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Coloring Cairo: Artists on quest to paint city’s satellite dishes

Published: Updated:

Thousands of satellite dishes line Cairo’s balconies and dot its roof-tops and one group has decided to turn but the drab grey discs into their own canvasses, adding a splash of color to the city’s skyline.

Due to dust and pollution, the dishes often turn pale beige – an eyesore not many Egyptians find worthy of their capital, the largest city in the Arab world.

cairo dishes art facebook
cairo dishes art facebook

The Cairo Dish-Painting initiative kicked off in Giza, Cairo’s next-door governorate where a U.S. artist hosted by a local art collective began giving the pale dishes a personalized touch.

The artist, Jason Stoneking, said that he thought of the idea during his second night in Egypt while hanging out on artist Hany Hommos’ balcony.

“I made a comment to him about how amazing it was to me to see so many satellite dishes on the rooftops. Hany thought they were depressing to look at and so I suggested that we try to do something about it,” he explained to Al Arabiya News.

Since then, Stoneking, along with the art collective Artellewa team – with which the U.S. artist is spending his three-month residency -started the painting and coloring the bland discs.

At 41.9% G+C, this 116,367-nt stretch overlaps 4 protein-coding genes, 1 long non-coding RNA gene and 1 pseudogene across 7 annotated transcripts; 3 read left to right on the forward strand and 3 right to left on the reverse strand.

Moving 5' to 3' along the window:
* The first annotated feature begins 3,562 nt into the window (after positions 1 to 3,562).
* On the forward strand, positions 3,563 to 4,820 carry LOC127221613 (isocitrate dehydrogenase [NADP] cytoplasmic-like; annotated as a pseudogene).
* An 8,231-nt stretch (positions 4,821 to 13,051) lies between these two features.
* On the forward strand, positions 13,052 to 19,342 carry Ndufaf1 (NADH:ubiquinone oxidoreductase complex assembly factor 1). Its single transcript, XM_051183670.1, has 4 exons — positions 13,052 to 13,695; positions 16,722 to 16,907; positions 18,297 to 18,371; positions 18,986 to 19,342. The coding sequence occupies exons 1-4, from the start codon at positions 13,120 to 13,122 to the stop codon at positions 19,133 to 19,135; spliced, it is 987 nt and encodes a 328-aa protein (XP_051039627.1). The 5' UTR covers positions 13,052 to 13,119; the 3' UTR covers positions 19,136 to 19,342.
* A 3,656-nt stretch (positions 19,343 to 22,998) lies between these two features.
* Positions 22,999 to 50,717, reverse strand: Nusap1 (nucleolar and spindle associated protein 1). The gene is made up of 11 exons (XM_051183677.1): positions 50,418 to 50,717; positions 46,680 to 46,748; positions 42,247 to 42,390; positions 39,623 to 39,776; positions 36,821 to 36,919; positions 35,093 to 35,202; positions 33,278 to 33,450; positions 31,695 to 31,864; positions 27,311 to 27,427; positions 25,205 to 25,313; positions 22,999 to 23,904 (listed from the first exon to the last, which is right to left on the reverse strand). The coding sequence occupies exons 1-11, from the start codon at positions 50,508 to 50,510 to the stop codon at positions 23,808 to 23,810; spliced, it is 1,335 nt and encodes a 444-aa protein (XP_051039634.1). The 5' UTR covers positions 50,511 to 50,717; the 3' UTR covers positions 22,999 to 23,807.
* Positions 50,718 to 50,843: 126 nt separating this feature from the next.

cairo dishes art facebook
cairo dishes art facebook

“I suggested that we try to do something about it, to help inspire people to use their dishes as a place for expressing themselves and adding their own touch of beauty to the skyline,” he said.

The project seems to fit the aim of Stoneking’s residency at Artellewa, which seeks to encourage visiting artists to engage with the local community.

“Our goal when we got here was to find ways that we could collaborate with locals and make projects that Egyptian people could participate in,” Stoneking said.

cairo dishes art facebook
cairo dishes art facebook

The first dish-painting session was held in Giza’s Ard el-lewa.

“It was important to me to begin here, in this neighborhood and have a chance to work with my neighbors here who have been so kind and welcoming to me,” the artist added.

“I still try to paint in Ard el-Lewa as often as I can, although I’m excited that the project is now expanding all over Cairo.”

Stoneking said dish-owners and residents welcomed him and his co-artists painting on top of their roofs.

“Everyone I’ve talked to has really loved the idea,” he said.

While some worry that the pain would disrupt their signal, Stoneking assured that the paint does not interfere with the reception.

Colores dishes on top of one of Cairo's iconic structures, the Kodak building. (Photo coutes: Facebook)
Colores dishes on top of one of Cairo's iconic structures, the Kodak building. (Photo coutes: Facebook)

Last week, the Cairo Dish-Painting Initiative travelled to the capital’s Kodak building where they climbed onto the roof to personalize the structure’s satellite dishes.

Stoneking’s residency ends in November, but it seems that the initiative will not end with his departure.

“My dream for the project is that people will keep painting their own dishes all over the city,” he said, adding that he hoped the project would continue to grow even in his absence.

“I eventually want it to be the project of the Egyptian people, and not just be about me anymore,” he noted.

The initiative has a wide following on social media, with their Facebook page boasting almost 9,000 likes.